Water: Nourishment And The Reflection Of Terroir
- By Francois Chartier
- 05 Jan 2021
- 5 MIN
- Level 101
Respected, even venerated, by some, water is more than merely a diluting liquid. For sake production, for example, it represents 30 times the volume of rice used, since producing one litre of sake requires more than 30 to 40 litres of water.
Water is present throughout the sake making process, from cultivation to production: irrigation of rice crops, cleaning, rinsing, cooking, making shubo, fermentation (sandan shikomi), cleaning bottles and equipment, up to the point where water is added at the end of fermentation in the case of non-genshu sake.
Let's dare to make a comparison: in the winemaking world, since, unlike grapes, rice does not contain any liquid, water could be considered as the equivalent in sake to the grape juice in wine, with its own characteristics.
Hard Or Soft?
To understand, we have to remember that water can be divided into two main categories: soft water (nansui), which is low in calcium and magnesium, and hard water (kosui), rich in calcium and magnesium.
The importance of water used in making sake was emphasized in 1840 by Yamamura Tozaemon, maker of Sakura-Masamune sake. This brewery owner (kura moto) owned two kuras located eight kilometres apart in Uozaki and Nishinomiya, Hyogo Prefecture.
He preferred the taste of the sake produced in Nishinomiya. That's why he decided to take the same toji, the same rice, and the same yeast to create a similar sake profile at the Uozaki kura, but the resulting sake was very different from that of Nishinomiya. It was then that he realized that the only element beyond his control was water. Trusting his intuition, Yamamura Tozaemon transported water from Nishinomiya (hard water) to Uozaki (where the water is softer) and obtained sake with identical profiles. Miyamizu (Nishinomiya) water was born!
The counterexample to the hard water of Nishinomiya would be the soft water of Hokkaido. One of the revolutions in the sake world came from the use of this soft water.
Senzaburo Miura, a Hokkaido producer, wondered how to make sake with soft water in the early 1900s. He decided to adapt his production methods to his water: he used a Tsuki Haze type koji (a technique for growing a koji that allows it to penetrate the interior of the grain of rice to promote saccharification and fermentation). Senzaburo Miura also favoured slow fermentation at low temperatures.
The first aromas of Ginjo Ka were born thanks to slow fermentation using soft water. The perfect example of terroir driving man to find new solutions.
The water finds its singularity through the rocks over which it flows. Some kuras favour spring water if nature gives them access to water with the desired profile for the style of sake they make. Others will import water from elsewhere. Finally, some will modify the water they use to adapt it to their production style.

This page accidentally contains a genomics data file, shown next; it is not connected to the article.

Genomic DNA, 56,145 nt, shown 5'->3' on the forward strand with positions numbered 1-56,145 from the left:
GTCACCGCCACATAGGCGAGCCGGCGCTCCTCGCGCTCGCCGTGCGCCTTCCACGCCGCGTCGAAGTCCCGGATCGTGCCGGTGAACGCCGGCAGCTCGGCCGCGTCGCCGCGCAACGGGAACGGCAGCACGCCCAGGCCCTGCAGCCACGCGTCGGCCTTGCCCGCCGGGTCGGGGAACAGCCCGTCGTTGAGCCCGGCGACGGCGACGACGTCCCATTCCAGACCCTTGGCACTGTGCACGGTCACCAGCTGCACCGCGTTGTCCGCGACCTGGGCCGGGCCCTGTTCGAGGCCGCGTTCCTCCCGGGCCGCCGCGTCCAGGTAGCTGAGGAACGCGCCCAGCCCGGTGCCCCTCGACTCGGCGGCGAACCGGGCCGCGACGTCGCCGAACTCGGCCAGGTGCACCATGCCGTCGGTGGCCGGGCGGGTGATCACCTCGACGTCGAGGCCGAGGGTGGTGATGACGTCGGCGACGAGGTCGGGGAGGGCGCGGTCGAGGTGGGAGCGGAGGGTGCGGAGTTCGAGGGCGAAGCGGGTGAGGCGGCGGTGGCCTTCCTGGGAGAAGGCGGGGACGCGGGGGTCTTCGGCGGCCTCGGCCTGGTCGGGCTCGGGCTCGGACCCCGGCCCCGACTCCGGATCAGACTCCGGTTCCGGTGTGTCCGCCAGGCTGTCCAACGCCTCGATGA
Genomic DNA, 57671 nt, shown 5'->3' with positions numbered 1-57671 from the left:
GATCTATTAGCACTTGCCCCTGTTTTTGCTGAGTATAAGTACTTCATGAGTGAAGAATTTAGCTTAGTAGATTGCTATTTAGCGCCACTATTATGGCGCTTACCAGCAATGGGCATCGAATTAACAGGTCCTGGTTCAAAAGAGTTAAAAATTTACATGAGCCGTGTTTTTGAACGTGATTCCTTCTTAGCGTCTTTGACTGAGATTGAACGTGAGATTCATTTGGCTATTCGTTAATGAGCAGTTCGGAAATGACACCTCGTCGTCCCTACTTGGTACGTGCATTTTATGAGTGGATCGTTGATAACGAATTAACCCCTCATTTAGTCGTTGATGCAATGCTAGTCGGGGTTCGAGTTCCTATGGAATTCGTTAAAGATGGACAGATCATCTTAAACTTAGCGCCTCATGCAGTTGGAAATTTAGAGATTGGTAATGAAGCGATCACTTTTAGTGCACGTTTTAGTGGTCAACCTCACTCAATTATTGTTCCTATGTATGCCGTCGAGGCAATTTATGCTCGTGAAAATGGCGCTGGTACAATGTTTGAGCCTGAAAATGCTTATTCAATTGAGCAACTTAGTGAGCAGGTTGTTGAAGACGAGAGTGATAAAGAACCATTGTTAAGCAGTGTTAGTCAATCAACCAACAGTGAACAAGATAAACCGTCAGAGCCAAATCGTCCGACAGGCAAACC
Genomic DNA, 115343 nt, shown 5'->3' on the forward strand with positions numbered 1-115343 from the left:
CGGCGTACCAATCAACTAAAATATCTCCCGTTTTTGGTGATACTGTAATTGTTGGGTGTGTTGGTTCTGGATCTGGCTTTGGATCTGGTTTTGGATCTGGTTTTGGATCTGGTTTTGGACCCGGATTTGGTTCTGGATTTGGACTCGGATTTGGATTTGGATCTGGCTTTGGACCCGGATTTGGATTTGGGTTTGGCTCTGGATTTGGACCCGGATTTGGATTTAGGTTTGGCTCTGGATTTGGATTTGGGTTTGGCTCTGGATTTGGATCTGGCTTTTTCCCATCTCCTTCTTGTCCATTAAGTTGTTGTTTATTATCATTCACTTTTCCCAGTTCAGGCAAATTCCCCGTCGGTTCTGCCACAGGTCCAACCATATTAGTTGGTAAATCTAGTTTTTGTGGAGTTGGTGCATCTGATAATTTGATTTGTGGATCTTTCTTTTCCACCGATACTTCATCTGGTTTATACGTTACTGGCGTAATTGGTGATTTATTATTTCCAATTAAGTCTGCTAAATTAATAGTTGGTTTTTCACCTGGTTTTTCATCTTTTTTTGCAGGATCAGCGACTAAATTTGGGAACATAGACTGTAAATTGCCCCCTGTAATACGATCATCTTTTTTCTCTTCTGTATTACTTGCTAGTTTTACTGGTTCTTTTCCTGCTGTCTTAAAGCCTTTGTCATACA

Let’s Talk About Minerals
Therefore, water contains many minerals, and each one plays a decisive role in the production of sake.
First, there are essential minerals, such as calcium, which allows the yeast to develop and play an acidifying role. Magnesium influences the development of koji. Potassium, sodium, silica, nitrates, chloride, phosphorus, all these other minerals will influence texture, taste, and acidity through increased bacterial proliferation during the development of koji and shubo. On the other hand, excess nutrients will have adverse effects because they affect the balance.
Enemy Number One : Iron
Tojis agree that the presence of iron is harmful to sake production. It can react with amino acids already present in sake, creating an unpleasant odour, aromatic deviations, and accelerated yellowing of sake. Also, the presence of manganese causes an adverse reaction to ultraviolet (light) rays, changing the colour of sake.
The Impact Of Water Upon Fermentation And The Profile Of Sake
This generic table shows the importance of water in the production of sake and its possible variations, from its purest state to the production and taste of the finished product. The presence of nutrients in the water (food for yeasts and bacteria) will directly influence the resulting sake.
For thousands of years, water has influenced the development of sake in Japan, as well as the differing styles of sake from different prefectures. In the new GI legislations (Yamagata or Hakusan) the use of local water is often one of the prerequisites in the specifications, showing the organoleptic impact of water in production.